There are also records of people flayed after death, generally as a means of debasing the corpse of a prominent enemy or criminal, sometimes related to religious beliefs (e.g. to deny an afterlife); sometimes the skin is used, again for deterrence, magical uses, etc. (e.g. scalping).  The typical causes of death due to flaying are shock, and the critical loss of blood and other body fluids. In Greek mythology, the satyr Μαρσύας (Marsyas ) is a central figure in an account of flaying alive when he challenged the God  Apollo to a contest of music and lost his skin, and his life. In antiquity, literary sources often emphasise the hubris of Marsyas and the justice of his punishment. During the Principate, Μαρσύας  became a subversive symbol in opposition to Augustus (Octavian - Octavianus is also the second name of Marcus), whose propaganda systematically associated him with the satyr's torturer, Apollo, and the poet Ovid twice tells the story of Marsyass' flaying by Apollo, in his epic 'Metamorphoses' and in the 'Fasti'. Flaying, in Roman times was therefore seen as an appropriate punishment for 'hubris', of which Servius was undoubtedly guilty. 
ὕβρις ('hubris') describes a personality quality of extreme or foolish 'pride', or dangerous 'over-confidence'.In its ancient Greek context, it typically describes behavior that defies the 'norms of behavior', or challenges the gods, and which in turn brings about the downfall, or 'nemesis', of the perpetrator of hubris.
Flaying alive was not a skill possessed by any of the arena-slaves at  the Ludus at Baiae.
Therefore, Terentius, well before the Games, had sent to Nicander, (Chief Steward of the Domus in Rome - the replacement for the now executed Menelaus), to acquire a suitable slave who had such skills.
The problem with flaying, as with many other tortures, was to avoid accidentally killing the victim before the torture had been completed.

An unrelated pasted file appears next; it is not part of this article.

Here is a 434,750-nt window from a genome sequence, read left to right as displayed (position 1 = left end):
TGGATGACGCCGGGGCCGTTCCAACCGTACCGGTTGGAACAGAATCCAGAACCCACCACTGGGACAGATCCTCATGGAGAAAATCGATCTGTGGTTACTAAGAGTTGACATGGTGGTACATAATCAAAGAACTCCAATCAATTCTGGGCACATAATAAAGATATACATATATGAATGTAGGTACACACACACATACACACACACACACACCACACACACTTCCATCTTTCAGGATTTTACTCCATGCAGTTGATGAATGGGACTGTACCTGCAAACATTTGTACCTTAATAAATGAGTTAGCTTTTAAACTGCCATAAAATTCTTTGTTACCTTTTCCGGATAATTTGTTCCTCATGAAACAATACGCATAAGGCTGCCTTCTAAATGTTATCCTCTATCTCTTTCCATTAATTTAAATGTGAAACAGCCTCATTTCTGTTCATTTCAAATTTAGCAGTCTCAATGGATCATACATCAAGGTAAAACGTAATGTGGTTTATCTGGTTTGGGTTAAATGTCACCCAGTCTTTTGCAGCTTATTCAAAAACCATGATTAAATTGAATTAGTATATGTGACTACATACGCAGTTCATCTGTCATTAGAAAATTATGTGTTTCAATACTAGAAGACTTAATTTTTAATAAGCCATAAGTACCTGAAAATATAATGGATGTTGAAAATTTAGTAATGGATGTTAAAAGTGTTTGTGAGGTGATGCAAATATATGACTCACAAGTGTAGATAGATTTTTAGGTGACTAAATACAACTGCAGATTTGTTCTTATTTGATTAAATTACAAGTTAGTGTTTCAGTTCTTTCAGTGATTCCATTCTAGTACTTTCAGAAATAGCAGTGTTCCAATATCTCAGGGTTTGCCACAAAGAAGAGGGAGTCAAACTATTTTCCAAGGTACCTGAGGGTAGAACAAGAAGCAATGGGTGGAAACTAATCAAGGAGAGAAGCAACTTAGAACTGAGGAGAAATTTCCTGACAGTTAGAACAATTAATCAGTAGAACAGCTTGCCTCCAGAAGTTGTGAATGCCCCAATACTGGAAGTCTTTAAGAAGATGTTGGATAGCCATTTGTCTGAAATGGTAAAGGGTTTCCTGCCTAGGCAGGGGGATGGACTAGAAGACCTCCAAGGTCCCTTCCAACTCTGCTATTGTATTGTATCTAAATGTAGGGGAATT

Nicander found a slave called Achemus, who was a young Greek.
His previous owner, a senator, guaranteed his skill (offering to repay the original fee if he proved unsatisfactory).
On arriving at the Ludus, Petronius set the handsome blond slave to work on two slaves who had been condemned by the magistrates to die in the arena.
For them, however, death did not come in the arena, but instead in the Ludus, where Achemus proudly showed off his skill by removing all their skin in one piece.
Both condemned slaves, at the end of the process, were still alive, and had to be finished-off by having their throats cut.

Servius is Executed by Flaying
© Copyright Vittorio Carvelli 2016
Back in the arena, Servius was initially emasculated, having his genitals severed at the 'cock-root'.
The penis and scrotum (still containing the testicles) were then hung round his neck.
He was then un-roped, and dragged, groaning in pain, to an iron stake.
His hands were then chained above his head, and Achemus began his work, starting at Servius' shins and calves, while the audience looked on, fascinated.
So that Achemus would not be distracted, Servius was initially gagged.
Flaying, if done skillfully, was a long process, especially if it was intended to remove all of the skin in one piece.
There was not time for this, so Achemus had been instructed by Petronius to flay only the front of the body, removing portions of skin from the arms, legs, chest and belly.
The only area that was to be completely skinned was to be the head.
When Achemus came to flay Servius' head, the gag had to be removed, and Servius, demented with the pain, squealed and screamed throughout the whole process.
"Finish me !... Please !.....", Servius screamed, obviously quite unable to take the appalling pain.